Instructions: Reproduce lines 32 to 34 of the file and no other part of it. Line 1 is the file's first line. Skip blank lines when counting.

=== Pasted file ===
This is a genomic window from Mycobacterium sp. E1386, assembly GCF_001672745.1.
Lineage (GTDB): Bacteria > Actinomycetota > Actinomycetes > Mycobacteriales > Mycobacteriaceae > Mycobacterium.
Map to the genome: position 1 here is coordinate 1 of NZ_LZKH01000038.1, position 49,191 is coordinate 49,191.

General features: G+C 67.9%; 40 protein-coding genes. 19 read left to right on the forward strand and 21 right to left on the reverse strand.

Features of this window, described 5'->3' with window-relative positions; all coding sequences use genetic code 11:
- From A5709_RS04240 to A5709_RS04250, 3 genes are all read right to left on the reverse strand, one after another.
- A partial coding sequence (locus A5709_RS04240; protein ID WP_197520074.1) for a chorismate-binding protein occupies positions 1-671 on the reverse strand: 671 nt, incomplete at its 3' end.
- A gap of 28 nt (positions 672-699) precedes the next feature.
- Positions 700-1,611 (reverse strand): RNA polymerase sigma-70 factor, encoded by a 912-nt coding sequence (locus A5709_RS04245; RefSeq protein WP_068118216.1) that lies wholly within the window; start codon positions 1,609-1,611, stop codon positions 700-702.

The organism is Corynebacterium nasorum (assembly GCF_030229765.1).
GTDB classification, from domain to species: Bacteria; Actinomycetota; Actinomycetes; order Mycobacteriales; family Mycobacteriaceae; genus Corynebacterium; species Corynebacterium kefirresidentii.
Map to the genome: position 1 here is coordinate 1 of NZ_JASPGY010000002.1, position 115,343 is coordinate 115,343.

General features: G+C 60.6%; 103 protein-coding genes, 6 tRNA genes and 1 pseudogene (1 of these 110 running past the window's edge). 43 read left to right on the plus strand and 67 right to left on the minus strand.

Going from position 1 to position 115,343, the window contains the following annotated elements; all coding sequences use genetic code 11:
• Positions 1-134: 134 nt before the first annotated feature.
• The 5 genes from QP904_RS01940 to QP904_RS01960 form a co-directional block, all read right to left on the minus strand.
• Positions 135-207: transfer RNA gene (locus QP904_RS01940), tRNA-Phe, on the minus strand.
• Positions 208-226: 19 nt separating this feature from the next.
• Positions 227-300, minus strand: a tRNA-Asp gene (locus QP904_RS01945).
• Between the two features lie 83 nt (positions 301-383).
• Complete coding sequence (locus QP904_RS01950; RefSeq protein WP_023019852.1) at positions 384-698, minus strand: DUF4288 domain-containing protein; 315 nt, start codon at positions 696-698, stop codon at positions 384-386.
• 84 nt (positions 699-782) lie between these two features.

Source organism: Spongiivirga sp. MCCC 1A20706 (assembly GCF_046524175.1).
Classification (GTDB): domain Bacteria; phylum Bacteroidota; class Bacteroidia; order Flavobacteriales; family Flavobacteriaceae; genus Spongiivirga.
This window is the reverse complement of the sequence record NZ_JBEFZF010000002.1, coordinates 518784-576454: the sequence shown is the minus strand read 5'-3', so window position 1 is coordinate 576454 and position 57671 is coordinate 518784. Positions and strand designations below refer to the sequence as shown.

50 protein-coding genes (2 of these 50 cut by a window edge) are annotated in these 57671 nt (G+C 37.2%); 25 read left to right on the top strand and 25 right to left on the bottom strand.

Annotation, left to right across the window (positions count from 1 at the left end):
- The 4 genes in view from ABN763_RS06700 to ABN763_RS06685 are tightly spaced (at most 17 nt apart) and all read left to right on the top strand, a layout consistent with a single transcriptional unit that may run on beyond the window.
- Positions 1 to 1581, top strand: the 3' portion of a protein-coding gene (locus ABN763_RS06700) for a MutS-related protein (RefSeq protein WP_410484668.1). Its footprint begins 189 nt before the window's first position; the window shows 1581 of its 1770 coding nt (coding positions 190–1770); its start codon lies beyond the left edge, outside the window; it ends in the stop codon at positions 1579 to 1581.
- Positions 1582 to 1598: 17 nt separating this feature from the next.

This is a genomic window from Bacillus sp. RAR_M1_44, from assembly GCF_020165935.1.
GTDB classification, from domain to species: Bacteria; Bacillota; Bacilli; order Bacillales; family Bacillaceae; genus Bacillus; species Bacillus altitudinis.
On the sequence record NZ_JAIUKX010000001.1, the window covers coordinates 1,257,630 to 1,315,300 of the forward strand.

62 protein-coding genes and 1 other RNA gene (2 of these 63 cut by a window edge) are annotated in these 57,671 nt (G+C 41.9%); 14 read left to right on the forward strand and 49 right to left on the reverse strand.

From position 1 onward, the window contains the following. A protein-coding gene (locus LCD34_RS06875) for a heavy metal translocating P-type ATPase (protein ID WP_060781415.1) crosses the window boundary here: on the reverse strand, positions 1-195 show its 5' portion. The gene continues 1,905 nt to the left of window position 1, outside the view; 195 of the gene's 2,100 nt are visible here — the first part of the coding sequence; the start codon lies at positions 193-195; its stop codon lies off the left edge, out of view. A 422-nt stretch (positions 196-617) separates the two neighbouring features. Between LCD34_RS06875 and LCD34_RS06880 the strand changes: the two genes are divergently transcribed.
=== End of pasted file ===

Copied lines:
GTDB classification, from domain to species: Bacteria; Bacillota; Bacilli; order Bacillales; family Bacillaceae; genus Bacillus; species Bacillus altitudinis.
On the sequence record NZ_JAIUKX010000001.1, the window covers coordinates 1,257,630 to 1,315,300 of the forward strand.

62 protein-coding genes and 1 other RNA gene (2 of these 63 cut by a window edge) are annotated in these 57,671 nt (G+C 41.9%); 14 read left to right on the forward strand and 49 right to left on the reverse strand.